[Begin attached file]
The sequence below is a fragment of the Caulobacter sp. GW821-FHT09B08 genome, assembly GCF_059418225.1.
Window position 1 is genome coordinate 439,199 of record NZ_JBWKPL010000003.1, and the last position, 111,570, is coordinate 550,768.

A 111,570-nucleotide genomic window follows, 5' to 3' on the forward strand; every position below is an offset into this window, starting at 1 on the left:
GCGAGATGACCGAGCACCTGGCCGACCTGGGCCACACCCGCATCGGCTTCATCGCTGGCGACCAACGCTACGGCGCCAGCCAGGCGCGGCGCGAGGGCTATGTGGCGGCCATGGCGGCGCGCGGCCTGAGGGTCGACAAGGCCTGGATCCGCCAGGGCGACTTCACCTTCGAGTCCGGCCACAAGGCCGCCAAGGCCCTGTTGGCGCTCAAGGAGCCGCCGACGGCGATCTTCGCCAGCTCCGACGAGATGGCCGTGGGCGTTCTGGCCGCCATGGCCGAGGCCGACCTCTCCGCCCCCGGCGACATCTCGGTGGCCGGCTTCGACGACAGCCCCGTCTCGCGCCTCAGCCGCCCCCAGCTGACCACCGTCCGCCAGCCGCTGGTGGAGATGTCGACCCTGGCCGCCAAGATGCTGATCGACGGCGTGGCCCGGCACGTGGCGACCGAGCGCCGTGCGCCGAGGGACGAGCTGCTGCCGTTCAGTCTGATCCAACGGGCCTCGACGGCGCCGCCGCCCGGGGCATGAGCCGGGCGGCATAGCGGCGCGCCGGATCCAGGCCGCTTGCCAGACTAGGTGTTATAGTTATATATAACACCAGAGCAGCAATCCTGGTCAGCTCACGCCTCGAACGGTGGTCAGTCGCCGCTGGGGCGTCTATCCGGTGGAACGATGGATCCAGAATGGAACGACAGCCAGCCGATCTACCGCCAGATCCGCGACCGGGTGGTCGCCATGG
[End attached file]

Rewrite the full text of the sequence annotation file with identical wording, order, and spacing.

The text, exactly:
The sequence below is a fragment of the Caulobacter sp. GW821-FHT09B08 genome, assembly GCF_059418225.1.
Window position 1 is genome coordinate 439,199 of record NZ_JBWKPL010000003.1, and the last position, 111,570, is coordinate 550,768.

A 111,570-nucleotide genomic window follows, 5' to 3' on the forward strand; every position below is an offset into this window, starting at 1 on the left:
GCGAGATGACCGAGCACCTGGCCGACCTGGGCCACACCCGCATCGGCTTCATCGCTGGCGACCAACGCTACGGCGCCAGCCAGGCGCGGCGCGAGGGCTATGTGGCGGCCATGGCGGCGCGCGGCCTGAGGGTCGACAAGGCCTGGATCCGCCAGGGCGACTTCACCTTCGAGTCCGGCCACAAGGCCGCCAAGGCCCTGTTGGCGCTCAAGGAGCCGCCGACGGCGATCTTCGCCAGCTCCGACGAGATGGCCGTGGGCGTTCTGGCCGCCATGGCCGAGGCCGACCTCTCCGCCCCCGGCGACATCTCGGTGGCCGGCTTCGACGACAGCCCCGTCTCGCGCCTCAGCCGCCCCCAGCTGACCACCGTCCGCCAGCCGCTGGTGGAGATGTCGACCCTGGCCGCCAAGATGCTGATCGACGGCGTGGCCCGGCACGTGGCGACCGAGCGCCGTGCGCCGAGGGACGAGCTGCTGCCGTTCAGTCTGATCCAACGGGCCTCGACGGCGCCGCCGCCCGGGGCATGAGCCGGGCGGCATAGCGGCGCGCCGGATCCAGGCCGCTTGCCAGACTAGGTGTTATAGTTATATATAACACCAGAGCAGCAATCCTGGTCAGCTCACGCCTCGAACGGTGGTCAGTCGCCGCTGGGGCGTCTATCCGGTGGAACGATGGATCCAGAATGGAACGACAGCCAGCCGATCTACCGCCAGATCCGCGACCGGGTGGTCGCCATGG